(University of Dundee) Study published in Proceedings of the National Academy of Sciences suggests aging immune system plays a larger role in cancer incidence than previously thought. Findings may explain higher likelihood of men developing cancer than women. This epidemiological research could have major implications for global fight against cancer if borne out by further studies.
According to a study published in the Proceedings of the National Academy of Sciences, researchers at the Perelman School of Medicine, the Abramson Cancer Center and the School or Arts and Sciences at the University of Pennsylvania ...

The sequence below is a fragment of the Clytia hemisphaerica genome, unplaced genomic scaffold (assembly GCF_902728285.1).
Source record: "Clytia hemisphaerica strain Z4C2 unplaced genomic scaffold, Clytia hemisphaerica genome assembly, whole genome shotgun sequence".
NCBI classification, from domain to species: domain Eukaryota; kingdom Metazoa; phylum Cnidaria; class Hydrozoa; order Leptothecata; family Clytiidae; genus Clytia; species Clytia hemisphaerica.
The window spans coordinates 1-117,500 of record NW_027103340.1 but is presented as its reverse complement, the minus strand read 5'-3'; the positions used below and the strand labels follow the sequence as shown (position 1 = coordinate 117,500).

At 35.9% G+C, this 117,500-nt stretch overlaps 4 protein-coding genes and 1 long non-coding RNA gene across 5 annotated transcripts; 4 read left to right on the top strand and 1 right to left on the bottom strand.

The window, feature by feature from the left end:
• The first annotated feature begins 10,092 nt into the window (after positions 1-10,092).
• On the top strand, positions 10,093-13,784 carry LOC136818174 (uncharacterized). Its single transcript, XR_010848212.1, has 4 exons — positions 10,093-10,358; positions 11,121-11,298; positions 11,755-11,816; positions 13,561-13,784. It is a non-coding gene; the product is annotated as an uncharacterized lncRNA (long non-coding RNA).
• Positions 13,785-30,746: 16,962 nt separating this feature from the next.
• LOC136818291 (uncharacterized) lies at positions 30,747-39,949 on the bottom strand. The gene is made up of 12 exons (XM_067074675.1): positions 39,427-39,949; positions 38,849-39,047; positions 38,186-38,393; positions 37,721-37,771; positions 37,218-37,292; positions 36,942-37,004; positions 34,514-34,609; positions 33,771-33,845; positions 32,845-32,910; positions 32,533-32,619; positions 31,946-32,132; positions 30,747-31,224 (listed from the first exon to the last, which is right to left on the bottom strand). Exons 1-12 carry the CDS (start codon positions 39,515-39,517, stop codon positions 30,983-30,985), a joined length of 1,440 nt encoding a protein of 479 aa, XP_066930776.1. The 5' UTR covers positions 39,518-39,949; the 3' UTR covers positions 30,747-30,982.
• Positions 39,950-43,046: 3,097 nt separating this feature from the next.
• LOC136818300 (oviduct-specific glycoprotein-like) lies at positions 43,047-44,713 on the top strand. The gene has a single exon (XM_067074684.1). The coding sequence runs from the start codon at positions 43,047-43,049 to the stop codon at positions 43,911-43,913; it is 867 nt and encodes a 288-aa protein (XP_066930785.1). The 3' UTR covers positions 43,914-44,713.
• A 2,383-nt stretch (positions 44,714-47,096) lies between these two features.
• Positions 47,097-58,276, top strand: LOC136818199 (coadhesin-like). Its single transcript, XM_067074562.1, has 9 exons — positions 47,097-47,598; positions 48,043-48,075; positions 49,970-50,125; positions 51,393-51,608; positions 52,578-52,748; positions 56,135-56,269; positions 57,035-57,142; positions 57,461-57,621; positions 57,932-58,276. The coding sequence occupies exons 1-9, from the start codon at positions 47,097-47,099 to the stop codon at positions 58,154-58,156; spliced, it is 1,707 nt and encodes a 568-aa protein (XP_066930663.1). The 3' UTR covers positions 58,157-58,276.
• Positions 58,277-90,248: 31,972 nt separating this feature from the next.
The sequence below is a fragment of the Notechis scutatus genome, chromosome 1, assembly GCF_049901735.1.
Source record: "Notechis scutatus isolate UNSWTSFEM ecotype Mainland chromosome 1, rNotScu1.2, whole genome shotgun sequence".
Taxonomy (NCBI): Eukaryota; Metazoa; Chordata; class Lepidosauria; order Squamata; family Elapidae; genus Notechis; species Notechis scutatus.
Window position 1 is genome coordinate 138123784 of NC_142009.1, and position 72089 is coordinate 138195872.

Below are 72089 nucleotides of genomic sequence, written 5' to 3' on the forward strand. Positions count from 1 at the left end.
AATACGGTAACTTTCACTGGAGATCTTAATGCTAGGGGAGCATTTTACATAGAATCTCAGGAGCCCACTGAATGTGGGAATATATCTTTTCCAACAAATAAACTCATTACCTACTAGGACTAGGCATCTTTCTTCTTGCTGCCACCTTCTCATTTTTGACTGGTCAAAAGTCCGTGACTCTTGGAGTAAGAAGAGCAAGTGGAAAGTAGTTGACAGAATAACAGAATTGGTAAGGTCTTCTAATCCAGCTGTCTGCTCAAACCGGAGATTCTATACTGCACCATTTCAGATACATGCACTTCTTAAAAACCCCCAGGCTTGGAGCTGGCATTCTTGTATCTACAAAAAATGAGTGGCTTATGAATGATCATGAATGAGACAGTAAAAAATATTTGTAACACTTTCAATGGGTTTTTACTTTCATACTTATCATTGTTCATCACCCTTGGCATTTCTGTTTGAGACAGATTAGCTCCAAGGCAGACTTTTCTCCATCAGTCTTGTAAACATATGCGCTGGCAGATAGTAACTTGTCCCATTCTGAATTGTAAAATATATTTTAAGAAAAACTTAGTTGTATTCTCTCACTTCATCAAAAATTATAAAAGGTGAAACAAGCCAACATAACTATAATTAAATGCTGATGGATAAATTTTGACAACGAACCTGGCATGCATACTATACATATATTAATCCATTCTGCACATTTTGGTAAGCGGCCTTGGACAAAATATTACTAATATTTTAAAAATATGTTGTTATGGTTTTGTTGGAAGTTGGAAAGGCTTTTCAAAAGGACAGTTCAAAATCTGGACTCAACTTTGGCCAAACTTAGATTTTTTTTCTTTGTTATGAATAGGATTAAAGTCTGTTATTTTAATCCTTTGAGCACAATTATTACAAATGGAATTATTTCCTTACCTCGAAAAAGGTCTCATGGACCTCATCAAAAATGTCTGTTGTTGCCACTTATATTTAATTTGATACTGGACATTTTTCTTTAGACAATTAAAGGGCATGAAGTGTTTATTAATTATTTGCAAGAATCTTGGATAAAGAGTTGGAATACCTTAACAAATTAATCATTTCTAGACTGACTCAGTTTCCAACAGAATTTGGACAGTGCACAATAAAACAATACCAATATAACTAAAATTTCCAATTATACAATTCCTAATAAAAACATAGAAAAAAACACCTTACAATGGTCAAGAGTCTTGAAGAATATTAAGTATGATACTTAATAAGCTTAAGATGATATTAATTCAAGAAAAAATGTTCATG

Using a mathematical model, a group of researchers conclude that a declining immune system could explain our increased cancer risk as we age.
Mutations in the genes that defend the body against cancer-related viruses and other infections may play a larger role in breast cancer than previously thought, according to a study at the University of Illinois at Chicago.
The risk of invasive breast cancer is increased in postmenopausal women with a normal body mass index (BMI) but higher levels of body fat, meaning that a large portion of the population has an unrecognized risk of developing cancer.